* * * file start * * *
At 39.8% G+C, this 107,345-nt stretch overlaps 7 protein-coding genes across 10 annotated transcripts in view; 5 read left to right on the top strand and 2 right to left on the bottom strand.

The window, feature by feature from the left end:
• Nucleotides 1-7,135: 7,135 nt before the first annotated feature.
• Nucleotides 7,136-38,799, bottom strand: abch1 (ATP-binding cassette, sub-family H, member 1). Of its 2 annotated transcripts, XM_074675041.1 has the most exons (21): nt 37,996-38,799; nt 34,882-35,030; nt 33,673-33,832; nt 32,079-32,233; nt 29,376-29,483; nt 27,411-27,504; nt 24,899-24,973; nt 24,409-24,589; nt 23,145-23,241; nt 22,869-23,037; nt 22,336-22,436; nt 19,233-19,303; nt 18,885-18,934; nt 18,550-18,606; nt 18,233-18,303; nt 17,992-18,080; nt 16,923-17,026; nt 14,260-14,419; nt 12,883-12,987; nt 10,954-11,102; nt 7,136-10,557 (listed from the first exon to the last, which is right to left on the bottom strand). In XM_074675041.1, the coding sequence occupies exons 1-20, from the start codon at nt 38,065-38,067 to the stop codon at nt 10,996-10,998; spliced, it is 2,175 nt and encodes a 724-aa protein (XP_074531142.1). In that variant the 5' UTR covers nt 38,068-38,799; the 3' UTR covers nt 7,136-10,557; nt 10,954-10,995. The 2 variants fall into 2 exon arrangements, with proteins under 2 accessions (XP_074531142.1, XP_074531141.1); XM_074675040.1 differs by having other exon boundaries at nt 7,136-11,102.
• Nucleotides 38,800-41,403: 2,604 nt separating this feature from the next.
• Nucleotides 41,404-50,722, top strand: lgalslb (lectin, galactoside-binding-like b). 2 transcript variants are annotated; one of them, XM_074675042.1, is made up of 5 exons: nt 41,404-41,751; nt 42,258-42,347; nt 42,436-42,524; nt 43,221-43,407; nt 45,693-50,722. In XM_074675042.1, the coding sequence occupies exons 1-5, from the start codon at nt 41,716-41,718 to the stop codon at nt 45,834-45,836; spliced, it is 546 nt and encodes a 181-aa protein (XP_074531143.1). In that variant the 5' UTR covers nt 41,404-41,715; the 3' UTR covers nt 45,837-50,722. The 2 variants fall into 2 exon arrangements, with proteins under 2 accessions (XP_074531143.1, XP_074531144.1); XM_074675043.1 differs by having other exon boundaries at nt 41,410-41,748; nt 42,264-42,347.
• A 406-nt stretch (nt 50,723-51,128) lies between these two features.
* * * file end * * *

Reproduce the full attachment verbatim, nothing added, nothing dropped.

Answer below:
At 39.8% G+C, this 107,345-nt stretch overlaps 7 protein-coding genes across 10 annotated transcripts in view; 5 read left to right on the top strand and 2 right to left on the bottom strand.

The window, feature by feature from the left end:
• Nucleotides 1-7,135: 7,135 nt before the first annotated feature.
• Nucleotides 7,136-38,799, bottom strand: abch1 (ATP-binding cassette, sub-family H, member 1). Of its 2 annotated transcripts, XM_074675041.1 has the most exons (21): nt 37,996-38,799; nt 34,882-35,030; nt 33,673-33,832; nt 32,079-32,233; nt 29,376-29,483; nt 27,411-27,504; nt 24,899-24,973; nt 24,409-24,589; nt 23,145-23,241; nt 22,869-23,037; nt 22,336-22,436; nt 19,233-19,303; nt 18,885-18,934; nt 18,550-18,606; nt 18,233-18,303; nt 17,992-18,080; nt 16,923-17,026; nt 14,260-14,419; nt 12,883-12,987; nt 10,954-11,102; nt 7,136-10,557 (listed from the first exon to the last, which is right to left on the bottom strand). In XM_074675041.1, the coding sequence occupies exons 1-20, from the start codon at nt 38,065-38,067 to the stop codon at nt 10,996-10,998; spliced, it is 2,175 nt and encodes a 724-aa protein (XP_074531142.1). In that variant the 5' UTR covers nt 38,068-38,799; the 3' UTR covers nt 7,136-10,557; nt 10,954-10,995. The 2 variants fall into 2 exon arrangements, with proteins under 2 accessions (XP_074531142.1, XP_074531141.1); XM_074675040.1 differs by having other exon boundaries at nt 7,136-11,102.
• Nucleotides 38,800-41,403: 2,604 nt separating this feature from the next.
• Nucleotides 41,404-50,722, top strand: lgalslb (lectin, galactoside-binding-like b). 2 transcript variants are annotated; one of them, XM_074675042.1, is made up of 5 exons: nt 41,404-41,751; nt 42,258-42,347; nt 42,436-42,524; nt 43,221-43,407; nt 45,693-50,722. In XM_074675042.1, the coding sequence occupies exons 1-5, from the start codon at nt 41,716-41,718 to the stop codon at nt 45,834-45,836; spliced, it is 546 nt and encodes a 181-aa protein (XP_074531143.1). In that variant the 5' UTR covers nt 41,404-41,715; the 3' UTR covers nt 45,837-50,722. The 2 variants fall into 2 exon arrangements, with proteins under 2 accessions (XP_074531143.1, XP_074531144.1); XM_074675043.1 differs by having other exon boundaries at nt 41,410-41,748; nt 42,264-42,347.
• A 406-nt stretch (nt 50,723-51,128) lies between these two features.